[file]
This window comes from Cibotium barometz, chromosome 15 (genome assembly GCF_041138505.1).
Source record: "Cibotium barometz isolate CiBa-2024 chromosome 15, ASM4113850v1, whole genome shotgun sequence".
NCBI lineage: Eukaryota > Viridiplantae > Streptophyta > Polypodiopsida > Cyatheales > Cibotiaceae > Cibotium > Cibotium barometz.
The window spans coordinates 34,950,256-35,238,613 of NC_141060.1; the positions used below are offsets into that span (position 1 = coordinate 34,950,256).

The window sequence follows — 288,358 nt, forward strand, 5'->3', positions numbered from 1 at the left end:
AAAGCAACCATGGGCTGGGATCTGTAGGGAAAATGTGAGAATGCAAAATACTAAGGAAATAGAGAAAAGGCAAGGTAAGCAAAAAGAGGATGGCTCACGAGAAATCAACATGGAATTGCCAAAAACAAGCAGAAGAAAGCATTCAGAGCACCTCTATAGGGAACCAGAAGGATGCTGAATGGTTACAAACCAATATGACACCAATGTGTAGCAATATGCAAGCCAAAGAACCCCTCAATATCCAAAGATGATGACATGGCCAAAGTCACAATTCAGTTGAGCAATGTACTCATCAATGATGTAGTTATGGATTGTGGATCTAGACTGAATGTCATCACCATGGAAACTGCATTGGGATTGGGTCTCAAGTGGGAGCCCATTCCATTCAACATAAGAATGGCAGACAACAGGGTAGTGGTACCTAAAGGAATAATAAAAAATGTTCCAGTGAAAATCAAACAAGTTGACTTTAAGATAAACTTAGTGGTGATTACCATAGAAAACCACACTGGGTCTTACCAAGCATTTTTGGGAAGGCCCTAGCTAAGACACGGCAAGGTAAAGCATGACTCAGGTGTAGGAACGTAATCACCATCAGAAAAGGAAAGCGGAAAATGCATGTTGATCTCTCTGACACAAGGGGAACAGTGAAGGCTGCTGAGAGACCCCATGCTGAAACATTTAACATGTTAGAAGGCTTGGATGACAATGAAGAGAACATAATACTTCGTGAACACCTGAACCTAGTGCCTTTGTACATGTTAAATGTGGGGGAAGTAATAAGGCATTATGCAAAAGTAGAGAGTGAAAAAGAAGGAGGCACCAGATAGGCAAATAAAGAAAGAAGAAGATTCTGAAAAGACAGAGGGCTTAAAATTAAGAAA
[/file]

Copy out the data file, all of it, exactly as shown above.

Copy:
This window comes from Cibotium barometz, chromosome 15 (genome assembly GCF_041138505.1).
Source record: "Cibotium barometz isolate CiBa-2024 chromosome 15, ASM4113850v1, whole genome shotgun sequence".
NCBI lineage: Eukaryota > Viridiplantae > Streptophyta > Polypodiopsida > Cyatheales > Cibotiaceae > Cibotium > Cibotium barometz.
The window spans coordinates 34,950,256-35,238,613 of NC_141060.1; the positions used below are offsets into that span (position 1 = coordinate 34,950,256).

The window sequence follows — 288,358 nt, forward strand, 5'->3', positions numbered from 1 at the left end:
AAAGCAACCATGGGCTGGGATCTGTAGGGAAAATGTGAGAATGCAAAATACTAAGGAAATAGAGAAAAGGCAAGGTAAGCAAAAAGAGGATGGCTCACGAGAAATCAACATGGAATTGCCAAAAACAAGCAGAAGAAAGCATTCAGAGCACCTCTATAGGGAACCAGAAGGATGCTGAATGGTTACAAACCAATATGACACCAATGTGTAGCAATATGCAAGCCAAAGAACCCCTCAATATCCAAAGATGATGACATGGCCAAAGTCACAATTCAGTTGAGCAATGTACTCATCAATGATGTAGTTATGGATTGTGGATCTAGACTGAATGTCATCACCATGGAAACTGCATTGGGATTGGGTCTCAAGTGGGAGCCCATTCCATTCAACATAAGAATGGCAGACAACAGGGTAGTGGTACCTAAAGGAATAATAAAAAATGTTCCAGTGAAAATCAAACAAGTTGACTTTAAGATAAACTTAGTGGTGATTACCATAGAAAACCACACTGGGTCTTACCAAGCATTTTTGGGAAGGCCCTAGCTAAGACACGGCAAGGTAAAGCATGACTCAGGTGTAGGAACGTAATCACCATCAGAAAAGGAAAGCGGAAAATGCATGTTGATCTCTCTGACACAAGGGGAACAGTGAAGGCTGCTGAGAGACCCCATGCTGAAACATTTAACATGTTAGAAGGCTTGGATGACAATGAAGAGAACATAATACTTCGTGAACACCTGAACCTAGTGCCTTTGTACATGTTAAATGTGGGGGAAGTAATAAGGCATTATGCAAAAGTAGAGAGTGAAAAAGAAGGAGGCACCAGATAGGCAAATAAAGAAAGAAGAAGATTCTGAAAAGACAGAGGGCTTAAAATTAAGAAA